When the idea of high oil prices comes to mind, one quickly recalls the hot months of 2008, when crude prices of nearly $150 a barrel had summer drivers rethinking the cost vs. benefit equation of road trips. But one silver lining of the global financial crisis and economic slowdown was that it brought prices back down below $50 a barrel in November of that same year. And here we are again: Last month, the five-year rolling average price of Brent crude topped $100 a barrel for the first time ever. Worse yet, Credit Suisse energy commodity analyst Jan Stuart doesn’t think another reprieve is in the cards. He calls the current price level “a new normal.”
How did we get back here so quickly and why are prices likely to stay put?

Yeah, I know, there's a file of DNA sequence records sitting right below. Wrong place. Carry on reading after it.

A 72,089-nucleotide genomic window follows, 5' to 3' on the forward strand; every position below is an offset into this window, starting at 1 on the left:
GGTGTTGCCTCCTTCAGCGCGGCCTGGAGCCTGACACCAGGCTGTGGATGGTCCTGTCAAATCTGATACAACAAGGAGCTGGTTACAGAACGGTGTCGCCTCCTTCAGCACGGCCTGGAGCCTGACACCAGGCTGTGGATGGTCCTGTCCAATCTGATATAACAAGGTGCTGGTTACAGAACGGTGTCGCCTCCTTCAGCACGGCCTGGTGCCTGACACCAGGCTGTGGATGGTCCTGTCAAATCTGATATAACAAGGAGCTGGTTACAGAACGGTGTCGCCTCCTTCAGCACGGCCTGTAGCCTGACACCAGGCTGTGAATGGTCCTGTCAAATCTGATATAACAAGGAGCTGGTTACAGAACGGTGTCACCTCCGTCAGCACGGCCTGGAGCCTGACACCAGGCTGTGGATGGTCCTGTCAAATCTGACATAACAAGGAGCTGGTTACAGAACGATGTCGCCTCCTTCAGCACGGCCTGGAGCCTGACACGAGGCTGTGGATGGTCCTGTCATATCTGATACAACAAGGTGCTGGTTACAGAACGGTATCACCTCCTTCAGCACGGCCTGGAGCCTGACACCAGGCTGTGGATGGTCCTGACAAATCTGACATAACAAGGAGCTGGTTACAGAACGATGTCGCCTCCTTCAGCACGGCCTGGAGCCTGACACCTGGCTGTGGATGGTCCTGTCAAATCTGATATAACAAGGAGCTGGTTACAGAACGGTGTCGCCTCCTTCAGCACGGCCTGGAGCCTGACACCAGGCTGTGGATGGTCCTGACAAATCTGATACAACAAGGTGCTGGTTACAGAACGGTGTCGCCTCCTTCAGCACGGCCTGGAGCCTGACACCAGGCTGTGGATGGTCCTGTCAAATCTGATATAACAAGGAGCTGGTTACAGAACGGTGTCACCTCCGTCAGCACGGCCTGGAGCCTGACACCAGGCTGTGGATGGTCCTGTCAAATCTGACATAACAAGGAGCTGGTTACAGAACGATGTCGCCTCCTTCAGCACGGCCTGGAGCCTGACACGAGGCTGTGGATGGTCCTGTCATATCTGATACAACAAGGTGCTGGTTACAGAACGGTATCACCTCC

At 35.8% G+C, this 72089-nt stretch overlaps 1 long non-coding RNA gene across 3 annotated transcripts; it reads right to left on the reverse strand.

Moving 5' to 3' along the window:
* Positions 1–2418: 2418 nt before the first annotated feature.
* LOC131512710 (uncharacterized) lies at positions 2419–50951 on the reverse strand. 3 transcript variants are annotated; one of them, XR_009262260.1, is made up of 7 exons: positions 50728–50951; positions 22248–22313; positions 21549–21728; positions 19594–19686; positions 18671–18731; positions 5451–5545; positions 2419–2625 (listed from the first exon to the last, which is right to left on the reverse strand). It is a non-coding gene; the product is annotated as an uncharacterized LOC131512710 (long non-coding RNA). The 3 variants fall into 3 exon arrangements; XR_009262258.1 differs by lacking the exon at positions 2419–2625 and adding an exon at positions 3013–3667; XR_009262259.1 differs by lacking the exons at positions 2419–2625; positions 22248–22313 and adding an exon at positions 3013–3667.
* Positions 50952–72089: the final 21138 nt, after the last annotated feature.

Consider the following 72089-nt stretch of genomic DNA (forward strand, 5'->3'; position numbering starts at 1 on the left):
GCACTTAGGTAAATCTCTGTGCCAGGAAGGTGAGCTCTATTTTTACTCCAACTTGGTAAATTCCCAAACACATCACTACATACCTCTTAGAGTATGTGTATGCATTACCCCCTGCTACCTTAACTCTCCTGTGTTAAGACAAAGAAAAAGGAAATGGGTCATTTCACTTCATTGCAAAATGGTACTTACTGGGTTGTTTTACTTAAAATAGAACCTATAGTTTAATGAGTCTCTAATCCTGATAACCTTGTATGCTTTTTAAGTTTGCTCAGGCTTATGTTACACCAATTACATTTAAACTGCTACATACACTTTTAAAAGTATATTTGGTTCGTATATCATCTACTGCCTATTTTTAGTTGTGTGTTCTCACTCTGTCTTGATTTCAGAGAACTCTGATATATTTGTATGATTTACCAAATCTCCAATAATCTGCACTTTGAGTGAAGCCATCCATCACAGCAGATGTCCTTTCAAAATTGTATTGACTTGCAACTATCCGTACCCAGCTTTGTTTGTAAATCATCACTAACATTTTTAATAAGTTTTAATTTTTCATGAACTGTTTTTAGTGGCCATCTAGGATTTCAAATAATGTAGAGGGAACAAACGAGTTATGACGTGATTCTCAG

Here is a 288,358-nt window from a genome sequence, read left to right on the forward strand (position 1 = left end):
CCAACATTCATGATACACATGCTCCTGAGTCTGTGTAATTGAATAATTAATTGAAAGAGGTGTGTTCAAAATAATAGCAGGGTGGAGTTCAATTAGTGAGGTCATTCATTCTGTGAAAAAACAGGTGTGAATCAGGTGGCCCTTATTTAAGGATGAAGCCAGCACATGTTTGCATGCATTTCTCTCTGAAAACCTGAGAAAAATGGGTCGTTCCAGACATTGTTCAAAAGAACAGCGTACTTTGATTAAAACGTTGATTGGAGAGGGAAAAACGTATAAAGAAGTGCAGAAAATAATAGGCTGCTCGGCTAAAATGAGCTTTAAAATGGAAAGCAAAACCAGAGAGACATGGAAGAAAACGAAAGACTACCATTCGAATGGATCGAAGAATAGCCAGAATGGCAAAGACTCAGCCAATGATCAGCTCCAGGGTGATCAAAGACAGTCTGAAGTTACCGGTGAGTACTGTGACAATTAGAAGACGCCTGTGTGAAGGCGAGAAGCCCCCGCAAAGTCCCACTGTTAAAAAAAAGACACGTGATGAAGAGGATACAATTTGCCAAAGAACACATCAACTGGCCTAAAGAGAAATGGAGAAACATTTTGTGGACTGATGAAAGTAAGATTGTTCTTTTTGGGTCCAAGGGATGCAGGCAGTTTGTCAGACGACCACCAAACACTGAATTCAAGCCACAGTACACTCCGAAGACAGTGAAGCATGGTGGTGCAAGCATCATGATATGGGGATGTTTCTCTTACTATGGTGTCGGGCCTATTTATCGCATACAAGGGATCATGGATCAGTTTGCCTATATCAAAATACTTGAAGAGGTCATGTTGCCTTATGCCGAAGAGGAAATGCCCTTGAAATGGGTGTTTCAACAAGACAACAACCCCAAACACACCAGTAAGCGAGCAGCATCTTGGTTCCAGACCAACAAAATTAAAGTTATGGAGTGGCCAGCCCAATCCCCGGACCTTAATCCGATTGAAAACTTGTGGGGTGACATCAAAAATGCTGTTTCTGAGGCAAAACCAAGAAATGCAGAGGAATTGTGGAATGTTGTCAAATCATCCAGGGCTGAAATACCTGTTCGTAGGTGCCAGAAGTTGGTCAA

On the demand side, it’s quite simple. Both the global economy as well as global population continue to grow, and along with them demand for fossil fuels. Global oil demand has fallen only two times in the past two decades: the height of the global financial crisis in 2008 and 2009. Global consumption should increase by 1.4 million barrels a day, or 1.5 percent, to a record 92.7 billion a day in 2014, according to the International Energy Agency, which raised its forecast in March as the economic recovery gained momentum.
By Jens Erik Gould, Photo by AP (via thefinancialist.com)